By Michael E. Miller
By Allie Conti
By Keegan Hamilton and Francisco Alvarado
By Jake Rossen
By Allie Conti
By Kyle Swenson
By Chris Joseph
By Michael E. Miller
Witnesses told police that other cars stopping short for Bowen's bad move prevented Reginald Ervin, 41, from seeing her car until it was too late. Colliding with the front end of Bowen's Chevy Cavalier, Ervin was thrown from his bike, his helmet was knocked off, and he flew 30 feet onto a grassy swale. Less than two hours after the accident, Ervin was pronounced dead at Broward General Medical Center.
But things could have gone much worse for Betty Bowen.
For one, she came away without a scratch.
For another thing, she was wearing eyeglasses that she knew were not the correct prescription and made a turn that someone with good vision would not have made, but she won't be charged with a crime.
She wasn't even ticketed for the illegal turn.
Still, the woman is outraged that she lost her driver's license and cites only one real benefit in the crash. Bowen says she's glad she has helped "get rid of the niggers."
"One more off this Earth," she says.
Broward Sheriff's Office Det. Bruce Babcock recommended to the State of Florida that Bowen's license be revoked, but he did not give her a traffic ticket. Instead, he brought her canned goods after the incident.
Ervin's mother, Helen Williams, tells New Times that Babcock told her he didn't charge Bowen because of her age. But the detective denies it.
"There's nothing criminal involved in it," he said in a telephone interview. "For it to be a criminal case, you need one of three things: leaving the scene, DUI manslaughter, or willful and wanton disregard for life. It doesn't fall under any of those categories. You had an elderly lady with indications that she shouldn't have her license."
The number-one indication: Bowen tried to make a left onto SR 7 at a place where there's a median separating the southbound and northbound lanes. After she began her turn from NW 49th Street, there was nowhere to go but into oncoming traffic. According to accident reports, Bowen then realized her mistake and tried to make a U-turn across four lanes. Autos in the first three lanes slowed down but blocked Ervin's view as he approached at 45 mph in the right lane. Witnesses said Ervin had no chance as Bowen pulled in front of him, his motorcycle colliding with her front right bumper.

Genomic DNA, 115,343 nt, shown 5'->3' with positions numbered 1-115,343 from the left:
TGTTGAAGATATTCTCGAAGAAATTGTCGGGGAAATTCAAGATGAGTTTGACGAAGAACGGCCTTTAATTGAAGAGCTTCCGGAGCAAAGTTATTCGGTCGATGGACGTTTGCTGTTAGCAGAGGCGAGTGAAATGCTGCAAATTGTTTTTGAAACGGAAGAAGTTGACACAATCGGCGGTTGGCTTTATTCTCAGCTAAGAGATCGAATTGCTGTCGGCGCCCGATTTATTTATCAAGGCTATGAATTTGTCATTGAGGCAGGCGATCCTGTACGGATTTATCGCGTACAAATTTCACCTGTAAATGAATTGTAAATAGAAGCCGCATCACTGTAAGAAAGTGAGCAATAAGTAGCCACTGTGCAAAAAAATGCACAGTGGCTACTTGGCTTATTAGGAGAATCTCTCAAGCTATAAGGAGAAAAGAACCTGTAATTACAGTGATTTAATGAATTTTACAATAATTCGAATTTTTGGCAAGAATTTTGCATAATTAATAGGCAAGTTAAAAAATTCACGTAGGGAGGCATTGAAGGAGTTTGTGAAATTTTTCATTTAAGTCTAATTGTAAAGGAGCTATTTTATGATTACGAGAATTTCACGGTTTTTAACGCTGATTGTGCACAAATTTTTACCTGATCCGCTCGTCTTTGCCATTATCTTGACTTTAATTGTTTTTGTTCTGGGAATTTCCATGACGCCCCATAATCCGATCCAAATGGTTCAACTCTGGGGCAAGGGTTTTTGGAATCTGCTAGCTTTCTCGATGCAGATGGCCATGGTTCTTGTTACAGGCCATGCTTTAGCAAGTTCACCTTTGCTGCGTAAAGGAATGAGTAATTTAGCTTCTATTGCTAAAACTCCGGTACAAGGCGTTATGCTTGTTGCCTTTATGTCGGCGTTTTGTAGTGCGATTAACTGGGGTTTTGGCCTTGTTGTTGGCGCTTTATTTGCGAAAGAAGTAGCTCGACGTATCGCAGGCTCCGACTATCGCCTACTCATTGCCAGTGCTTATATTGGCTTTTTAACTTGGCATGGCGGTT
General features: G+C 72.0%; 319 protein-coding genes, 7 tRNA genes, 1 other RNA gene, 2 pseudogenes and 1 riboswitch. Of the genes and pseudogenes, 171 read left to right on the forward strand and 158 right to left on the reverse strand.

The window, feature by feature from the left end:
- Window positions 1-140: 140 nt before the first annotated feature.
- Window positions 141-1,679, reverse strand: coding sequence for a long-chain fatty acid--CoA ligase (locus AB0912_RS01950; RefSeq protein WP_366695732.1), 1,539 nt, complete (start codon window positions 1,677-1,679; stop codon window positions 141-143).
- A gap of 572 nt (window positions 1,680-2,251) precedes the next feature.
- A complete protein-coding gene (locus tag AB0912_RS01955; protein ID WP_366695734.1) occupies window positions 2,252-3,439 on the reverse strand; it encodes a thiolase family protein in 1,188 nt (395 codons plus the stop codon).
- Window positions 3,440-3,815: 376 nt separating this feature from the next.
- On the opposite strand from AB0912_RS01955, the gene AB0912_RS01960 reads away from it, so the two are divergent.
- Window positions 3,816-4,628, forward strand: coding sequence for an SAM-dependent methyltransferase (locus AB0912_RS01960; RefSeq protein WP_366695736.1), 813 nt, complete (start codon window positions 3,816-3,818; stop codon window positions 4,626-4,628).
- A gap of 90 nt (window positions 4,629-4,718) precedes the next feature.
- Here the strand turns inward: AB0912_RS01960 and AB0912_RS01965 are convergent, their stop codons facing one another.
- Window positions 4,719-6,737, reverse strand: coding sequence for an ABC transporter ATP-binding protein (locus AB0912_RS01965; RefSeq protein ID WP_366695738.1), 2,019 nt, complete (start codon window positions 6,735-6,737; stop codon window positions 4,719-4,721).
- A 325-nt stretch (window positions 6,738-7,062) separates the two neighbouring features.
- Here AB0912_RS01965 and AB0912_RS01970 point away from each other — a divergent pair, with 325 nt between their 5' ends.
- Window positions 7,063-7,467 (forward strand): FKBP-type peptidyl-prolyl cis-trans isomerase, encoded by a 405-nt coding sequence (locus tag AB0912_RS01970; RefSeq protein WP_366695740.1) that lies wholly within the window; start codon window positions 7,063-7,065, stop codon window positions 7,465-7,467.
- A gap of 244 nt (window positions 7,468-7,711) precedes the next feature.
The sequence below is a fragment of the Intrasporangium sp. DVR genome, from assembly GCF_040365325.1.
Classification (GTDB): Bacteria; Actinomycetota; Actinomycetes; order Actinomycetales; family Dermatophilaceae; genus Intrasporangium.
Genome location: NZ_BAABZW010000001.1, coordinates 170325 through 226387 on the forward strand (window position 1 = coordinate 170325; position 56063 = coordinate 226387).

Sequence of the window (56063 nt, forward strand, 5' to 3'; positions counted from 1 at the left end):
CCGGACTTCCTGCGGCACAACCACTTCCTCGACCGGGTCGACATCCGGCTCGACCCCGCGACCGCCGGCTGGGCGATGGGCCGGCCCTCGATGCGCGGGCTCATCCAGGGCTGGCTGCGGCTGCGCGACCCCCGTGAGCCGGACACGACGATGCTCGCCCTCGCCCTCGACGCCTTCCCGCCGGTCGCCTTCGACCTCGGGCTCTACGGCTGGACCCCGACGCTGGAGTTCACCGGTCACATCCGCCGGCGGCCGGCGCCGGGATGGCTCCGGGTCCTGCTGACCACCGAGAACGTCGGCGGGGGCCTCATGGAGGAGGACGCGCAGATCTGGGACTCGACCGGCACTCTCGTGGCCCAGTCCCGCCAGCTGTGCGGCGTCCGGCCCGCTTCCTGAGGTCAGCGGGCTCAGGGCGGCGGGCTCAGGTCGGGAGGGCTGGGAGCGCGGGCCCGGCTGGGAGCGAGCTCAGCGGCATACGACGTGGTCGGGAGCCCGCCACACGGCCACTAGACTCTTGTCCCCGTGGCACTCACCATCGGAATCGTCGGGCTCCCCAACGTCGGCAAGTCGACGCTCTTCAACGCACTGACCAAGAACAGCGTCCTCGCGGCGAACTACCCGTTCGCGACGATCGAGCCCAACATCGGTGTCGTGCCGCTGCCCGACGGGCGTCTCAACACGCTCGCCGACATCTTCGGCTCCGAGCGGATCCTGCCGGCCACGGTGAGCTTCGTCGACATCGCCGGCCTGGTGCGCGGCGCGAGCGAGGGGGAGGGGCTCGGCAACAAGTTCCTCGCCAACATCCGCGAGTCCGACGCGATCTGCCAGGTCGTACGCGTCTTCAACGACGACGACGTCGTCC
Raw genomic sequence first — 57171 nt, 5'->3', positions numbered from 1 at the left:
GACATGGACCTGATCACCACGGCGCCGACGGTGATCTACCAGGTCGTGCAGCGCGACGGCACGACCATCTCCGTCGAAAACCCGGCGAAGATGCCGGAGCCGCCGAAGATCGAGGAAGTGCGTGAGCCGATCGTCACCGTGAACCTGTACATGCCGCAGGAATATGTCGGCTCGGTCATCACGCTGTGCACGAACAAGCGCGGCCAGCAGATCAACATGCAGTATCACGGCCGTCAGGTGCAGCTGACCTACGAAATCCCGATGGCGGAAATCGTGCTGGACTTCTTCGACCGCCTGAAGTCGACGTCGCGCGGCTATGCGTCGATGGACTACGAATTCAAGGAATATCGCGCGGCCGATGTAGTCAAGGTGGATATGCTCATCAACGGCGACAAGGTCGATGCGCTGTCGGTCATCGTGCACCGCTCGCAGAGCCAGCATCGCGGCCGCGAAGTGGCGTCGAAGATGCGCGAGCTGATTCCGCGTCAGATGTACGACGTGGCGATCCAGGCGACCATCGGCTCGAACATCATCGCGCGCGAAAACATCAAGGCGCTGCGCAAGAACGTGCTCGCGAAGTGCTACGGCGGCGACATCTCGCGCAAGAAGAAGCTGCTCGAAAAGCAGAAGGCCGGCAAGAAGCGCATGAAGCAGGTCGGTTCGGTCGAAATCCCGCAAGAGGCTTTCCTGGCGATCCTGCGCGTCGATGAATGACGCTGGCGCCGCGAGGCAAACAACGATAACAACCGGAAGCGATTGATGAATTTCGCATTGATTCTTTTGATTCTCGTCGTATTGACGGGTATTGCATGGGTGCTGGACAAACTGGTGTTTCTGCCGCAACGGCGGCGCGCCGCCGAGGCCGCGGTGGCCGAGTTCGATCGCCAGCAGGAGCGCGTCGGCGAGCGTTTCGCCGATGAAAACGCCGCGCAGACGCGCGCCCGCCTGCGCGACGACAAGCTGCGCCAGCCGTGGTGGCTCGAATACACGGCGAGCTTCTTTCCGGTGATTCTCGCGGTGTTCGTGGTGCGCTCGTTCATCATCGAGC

But that's not how Bowen remembers it.
The petite Wisconsin native has an apple-shaped belly and electric blue eyes. Though she rarely leaves her Pompano Beach condo, Bowen takes good care of her long hair, the outer layer of which she often dyes red and pulls back in two combs at either side of her square forehead. The bright gray bottom layer blends with red strands as they wind down past her uneven bustline.
"They took the wrong boob off," she says, to account for her shape. "Right over there at the butcher shop. Didn't give me any anesthetic. I had a towel over my face. Son of a bitch he's a foreigner."
Betty says the man responsible for her botched mastectomy is called Ejah, but she can't be sure. After all, this happened five years ago, around the same time her health began to slip.
In addition to breast cancer, Bowen says she has "a fever in her feet," which may or may not be nerve damage related to diabetes. She believes she recently suffered a mild stroke but was able to recover. Her arms are covered in red spots she calls "nerves," and her blood pressure hovers around 200, she says. But Bowen has no doctor and takes no medication, save the blood pressure pills she once received as a sample.
"Fraud and lip service," she says of all her experiences with doctors.
Her pills sit neatly on her coffee table among nail clippers, a pair of glasses from the drugstore, tweezers, a razor, a mirror, a toothbrush, a file, baby powder, Tums, candles, cologne, and 11 pens. Having the items close at hand is necessary, as Bowen does not leave the couch very often. But she was delighted when she learned that a reporter was coming over. Bowen is fired up to talk about "that Negro son of a gun" and his "whaddaya call it? Road raging."
Bowen had set out that day for an oil change, an ambitious 25-minute drive to Phil Smith Chevrolet in Lauderhill. She hadn't ventured from the half-mile stretch of Sample Road in front of her home in months, but she had a coupon for a free oil change at the dealership.
The trip into unfamiliar Tamarac territory proved to be confusing for Bowen, as statements she later made to police revealed that she had no idea where she was or what caused the accident.
"Good that he's dead," she says. "He got what was coming to him. Standing there threatening me. He was zoom, zoom. I will hear that the rest of my life. Regular road rage."